All is peace, love, and music in gentle Pepperland until the wicked Blue Meanies take over. The Beatles come to the rescue via the title vessel, meeting all kinds of strange and interesting characters along the way. This movie is a pleasure for the eye, ear, and heart, featuring spectacular animation, gorgeous music (including the title song, “When I’m 64,” “Lucy in the Sky with Diamonds,” “All Together Now” and the lovely “Sea of Time,” written by longtime Beatle collaborator George Martin), witty wordplay (lots of puns and some sly political satire), and a sweet story with a nonviolent happy ending.
NOTE: Although rumors suggest that songs like “Lucy in the Sky with Diamonds” are veiled references to drugs and the animation sometimes has a psychedelic look, there is nothing that remotely approaches drug or alcohol use of any kind. The violence is extremely mild, especially by cartoon standards. The Meanies take over by “bonking” people with green apples.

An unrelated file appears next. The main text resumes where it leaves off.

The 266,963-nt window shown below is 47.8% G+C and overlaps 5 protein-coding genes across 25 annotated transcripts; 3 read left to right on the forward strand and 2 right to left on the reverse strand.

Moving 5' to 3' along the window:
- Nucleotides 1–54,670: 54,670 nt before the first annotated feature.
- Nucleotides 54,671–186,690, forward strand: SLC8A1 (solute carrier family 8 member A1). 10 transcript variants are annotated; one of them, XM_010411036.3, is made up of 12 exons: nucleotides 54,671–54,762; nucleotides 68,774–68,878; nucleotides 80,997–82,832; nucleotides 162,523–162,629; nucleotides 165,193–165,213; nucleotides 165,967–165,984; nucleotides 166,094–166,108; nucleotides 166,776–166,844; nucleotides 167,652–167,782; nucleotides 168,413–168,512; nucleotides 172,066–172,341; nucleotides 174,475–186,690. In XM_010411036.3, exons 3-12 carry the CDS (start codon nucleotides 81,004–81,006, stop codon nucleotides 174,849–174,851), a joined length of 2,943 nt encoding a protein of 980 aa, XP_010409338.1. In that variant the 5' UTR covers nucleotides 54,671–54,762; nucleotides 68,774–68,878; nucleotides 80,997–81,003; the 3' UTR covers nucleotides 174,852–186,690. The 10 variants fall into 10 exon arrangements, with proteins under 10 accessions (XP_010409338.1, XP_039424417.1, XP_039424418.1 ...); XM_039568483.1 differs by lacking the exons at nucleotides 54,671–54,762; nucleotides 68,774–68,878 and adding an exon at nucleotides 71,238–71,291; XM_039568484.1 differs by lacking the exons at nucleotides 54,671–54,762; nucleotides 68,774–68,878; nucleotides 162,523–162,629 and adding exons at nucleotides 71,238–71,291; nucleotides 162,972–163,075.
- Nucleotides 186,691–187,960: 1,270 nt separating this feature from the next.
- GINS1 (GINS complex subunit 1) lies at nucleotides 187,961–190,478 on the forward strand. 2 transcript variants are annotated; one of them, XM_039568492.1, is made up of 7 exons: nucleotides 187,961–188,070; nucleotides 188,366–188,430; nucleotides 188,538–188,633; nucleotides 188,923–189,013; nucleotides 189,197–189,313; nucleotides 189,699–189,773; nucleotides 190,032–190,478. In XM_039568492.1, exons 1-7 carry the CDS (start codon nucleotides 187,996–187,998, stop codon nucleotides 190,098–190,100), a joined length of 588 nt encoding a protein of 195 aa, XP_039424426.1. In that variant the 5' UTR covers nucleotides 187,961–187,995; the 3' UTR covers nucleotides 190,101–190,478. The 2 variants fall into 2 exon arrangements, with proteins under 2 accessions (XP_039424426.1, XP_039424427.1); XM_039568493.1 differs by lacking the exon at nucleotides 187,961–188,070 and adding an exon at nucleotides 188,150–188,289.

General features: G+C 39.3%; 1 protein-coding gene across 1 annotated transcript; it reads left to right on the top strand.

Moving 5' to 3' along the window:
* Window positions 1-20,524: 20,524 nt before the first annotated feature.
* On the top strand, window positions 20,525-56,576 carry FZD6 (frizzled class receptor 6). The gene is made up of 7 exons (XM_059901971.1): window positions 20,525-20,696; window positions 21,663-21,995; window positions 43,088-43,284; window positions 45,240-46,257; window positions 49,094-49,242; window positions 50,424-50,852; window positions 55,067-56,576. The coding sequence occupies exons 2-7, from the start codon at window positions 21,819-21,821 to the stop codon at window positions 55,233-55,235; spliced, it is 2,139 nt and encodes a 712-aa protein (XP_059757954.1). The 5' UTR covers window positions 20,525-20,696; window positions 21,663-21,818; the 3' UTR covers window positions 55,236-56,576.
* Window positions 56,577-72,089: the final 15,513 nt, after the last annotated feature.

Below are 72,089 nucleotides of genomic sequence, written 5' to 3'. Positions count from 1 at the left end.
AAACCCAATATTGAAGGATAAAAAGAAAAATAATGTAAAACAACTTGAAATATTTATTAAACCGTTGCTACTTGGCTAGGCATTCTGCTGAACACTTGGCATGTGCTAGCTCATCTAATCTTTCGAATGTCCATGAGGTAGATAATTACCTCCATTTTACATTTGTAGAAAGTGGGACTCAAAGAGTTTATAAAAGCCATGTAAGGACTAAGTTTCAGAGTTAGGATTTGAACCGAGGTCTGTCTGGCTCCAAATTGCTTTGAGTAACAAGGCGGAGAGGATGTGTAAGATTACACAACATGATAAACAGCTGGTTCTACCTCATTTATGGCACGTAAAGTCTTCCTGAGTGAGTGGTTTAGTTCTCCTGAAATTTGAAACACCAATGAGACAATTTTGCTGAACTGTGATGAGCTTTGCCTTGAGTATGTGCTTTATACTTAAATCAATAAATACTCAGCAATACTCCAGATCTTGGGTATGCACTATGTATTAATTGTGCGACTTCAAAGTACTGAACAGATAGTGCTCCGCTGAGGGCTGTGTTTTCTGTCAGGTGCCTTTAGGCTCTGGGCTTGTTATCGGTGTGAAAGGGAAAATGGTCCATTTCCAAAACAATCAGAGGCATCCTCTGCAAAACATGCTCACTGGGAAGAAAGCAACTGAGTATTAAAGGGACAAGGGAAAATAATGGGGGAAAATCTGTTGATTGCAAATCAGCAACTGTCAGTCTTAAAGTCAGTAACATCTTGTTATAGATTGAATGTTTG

The 2000 video re-release and 2001 DVD include the long-missing “Hey Bulldog” musical number.
The term “family movie” tends to evoke eye-rolling and sighs from all but the youngest kids, calling up memories of sugary stories about adorable children, cute pets, and bouncy songs. What it should evoke is a movie like this one, an ambitious, complicated, thoughtful, and meaningful story of fear, loss, love, opera, and basketball.
It is set in a small town near Spokane, Washington, in 1918. A soldier has come home from the war, ill and injured. His parents are devastated, blaming themselves for letting him go. Two German orphans are taken in by the minister, over the objections of neighbors who blame them for the war. The community’s farmers need an expensive new thresher, but they do not have the money. A charismatic new teacher from Boston holds his students spellbound as he lets them listen to an opera on his gramaphone, telling them a little more of its story each day. He also tells them about a new game that has become popular back in Boston, one where the players try to throw the ball into a basket nailed to a post.